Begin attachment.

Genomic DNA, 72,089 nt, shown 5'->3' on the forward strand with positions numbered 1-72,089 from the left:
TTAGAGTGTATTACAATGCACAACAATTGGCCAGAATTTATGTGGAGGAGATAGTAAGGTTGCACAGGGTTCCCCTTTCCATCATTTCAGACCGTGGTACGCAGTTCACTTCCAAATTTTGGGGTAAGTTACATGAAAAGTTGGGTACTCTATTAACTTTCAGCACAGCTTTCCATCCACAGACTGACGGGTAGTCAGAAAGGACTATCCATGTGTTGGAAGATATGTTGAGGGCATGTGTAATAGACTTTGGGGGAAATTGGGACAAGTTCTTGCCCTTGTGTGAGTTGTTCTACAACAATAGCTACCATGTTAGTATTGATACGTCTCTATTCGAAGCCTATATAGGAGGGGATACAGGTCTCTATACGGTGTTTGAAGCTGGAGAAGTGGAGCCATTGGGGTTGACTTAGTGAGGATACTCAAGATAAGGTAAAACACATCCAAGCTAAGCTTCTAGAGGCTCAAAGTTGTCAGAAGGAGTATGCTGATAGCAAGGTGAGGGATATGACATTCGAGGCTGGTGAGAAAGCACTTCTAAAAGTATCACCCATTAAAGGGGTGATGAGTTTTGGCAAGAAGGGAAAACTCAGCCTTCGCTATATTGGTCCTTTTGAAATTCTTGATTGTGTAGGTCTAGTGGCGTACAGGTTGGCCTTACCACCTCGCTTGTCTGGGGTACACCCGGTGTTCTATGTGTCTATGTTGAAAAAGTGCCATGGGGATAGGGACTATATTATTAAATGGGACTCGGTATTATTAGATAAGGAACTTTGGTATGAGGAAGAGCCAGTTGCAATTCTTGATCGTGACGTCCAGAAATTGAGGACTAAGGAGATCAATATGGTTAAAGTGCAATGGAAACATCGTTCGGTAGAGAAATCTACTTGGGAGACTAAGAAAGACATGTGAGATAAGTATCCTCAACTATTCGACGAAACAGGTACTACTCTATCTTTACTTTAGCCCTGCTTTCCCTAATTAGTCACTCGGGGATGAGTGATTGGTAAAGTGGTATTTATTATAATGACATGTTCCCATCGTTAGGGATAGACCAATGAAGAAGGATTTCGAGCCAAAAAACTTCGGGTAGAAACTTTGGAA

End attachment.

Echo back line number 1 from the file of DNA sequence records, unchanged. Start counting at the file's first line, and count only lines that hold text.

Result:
Genomic DNA, 72,089 nt, shown 5'->3' on the forward strand with positions numbered 1-72,089 from the left: